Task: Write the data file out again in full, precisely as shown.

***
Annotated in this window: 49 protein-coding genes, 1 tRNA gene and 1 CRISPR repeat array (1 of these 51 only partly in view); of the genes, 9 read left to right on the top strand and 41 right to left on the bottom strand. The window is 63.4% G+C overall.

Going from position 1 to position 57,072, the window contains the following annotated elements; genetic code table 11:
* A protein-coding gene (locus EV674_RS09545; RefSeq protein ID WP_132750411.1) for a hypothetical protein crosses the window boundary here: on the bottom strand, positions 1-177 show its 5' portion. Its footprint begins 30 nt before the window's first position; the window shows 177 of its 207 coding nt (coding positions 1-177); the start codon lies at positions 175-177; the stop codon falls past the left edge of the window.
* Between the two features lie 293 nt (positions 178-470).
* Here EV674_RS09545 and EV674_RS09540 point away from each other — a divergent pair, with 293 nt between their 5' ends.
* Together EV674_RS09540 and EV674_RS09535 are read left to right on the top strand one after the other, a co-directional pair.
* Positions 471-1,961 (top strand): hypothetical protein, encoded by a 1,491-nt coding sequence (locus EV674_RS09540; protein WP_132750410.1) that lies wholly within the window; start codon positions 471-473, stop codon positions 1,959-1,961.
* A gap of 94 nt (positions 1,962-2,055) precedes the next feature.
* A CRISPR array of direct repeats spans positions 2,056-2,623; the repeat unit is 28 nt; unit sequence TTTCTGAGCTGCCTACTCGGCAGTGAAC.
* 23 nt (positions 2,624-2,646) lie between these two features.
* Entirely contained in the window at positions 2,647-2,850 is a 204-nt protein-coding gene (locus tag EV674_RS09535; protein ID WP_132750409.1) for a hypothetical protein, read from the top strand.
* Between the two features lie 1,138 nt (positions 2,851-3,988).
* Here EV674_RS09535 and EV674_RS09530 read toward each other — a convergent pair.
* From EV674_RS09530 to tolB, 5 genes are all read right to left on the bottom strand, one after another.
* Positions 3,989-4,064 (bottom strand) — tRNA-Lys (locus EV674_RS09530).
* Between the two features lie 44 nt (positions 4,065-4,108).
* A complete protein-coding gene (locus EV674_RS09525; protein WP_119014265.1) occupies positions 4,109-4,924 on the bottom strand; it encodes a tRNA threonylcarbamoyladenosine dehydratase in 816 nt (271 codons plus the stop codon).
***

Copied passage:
Annotated in this window: 49 protein-coding genes, 1 tRNA gene and 1 CRISPR repeat array (1 of these 51 only partly in view); of the genes, 9 read left to right on the top strand and 41 right to left on the bottom strand. The window is 63.4% G+C overall.

Going from position 1 to position 57,072, the window contains the following annotated elements; genetic code table 11:
* A protein-coding gene (locus EV674_RS09545; RefSeq protein ID WP_132750411.1) for a hypothetical protein crosses the window boundary here: on the bottom strand, positions 1-177 show its 5' portion. Its footprint begins 30 nt before the window's first position; the window shows 177 of its 207 coding nt (coding positions 1-177); the start codon lies at positions 175-177; the stop codon falls past the left edge of the window.
* Between the two features lie 293 nt (positions 178-470).
* Here EV674_RS09545 and EV674_RS09540 point away from each other — a divergent pair, with 293 nt between their 5' ends.
* Together EV674_RS09540 and EV674_RS09535 are read left to right on the top strand one after the other, a co-directional pair.
* Positions 471-1,961 (top strand): hypothetical protein, encoded by a 1,491-nt coding sequence (locus EV674_RS09540; protein WP_132750410.1) that lies wholly within the window; start codon positions 471-473, stop codon positions 1,959-1,961.
* A gap of 94 nt (positions 1,962-2,055) precedes the next feature.
* A CRISPR array of direct repeats spans positions 2,056-2,623; the repeat unit is 28 nt; unit sequence TTTCTGAGCTGCCTACTCGGCAGTGAAC.
* 23 nt (positions 2,624-2,646) lie between these two features.
* Entirely contained in the window at positions 2,647-2,850 is a 204-nt protein-coding gene (locus tag EV674_RS09535; protein ID WP_132750409.1) for a hypothetical protein, read from the top strand.
* Between the two features lie 1,138 nt (positions 2,851-3,988).
* Here EV674_RS09535 and EV674_RS09530 read toward each other — a convergent pair.
* From EV674_RS09530 to tolB, 5 genes are all read right to left on the bottom strand, one after another.
* Positions 3,989-4,064 (bottom strand) — tRNA-Lys (locus EV674_RS09530).
* Between the two features lie 44 nt (positions 4,065-4,108).
* A complete protein-coding gene (locus EV674_RS09525; protein WP_119014265.1) occupies positions 4,109-4,924 on the bottom strand; it encodes a tRNA threonylcarbamoyladenosine dehydratase in 816 nt (271 codons plus the stop codon).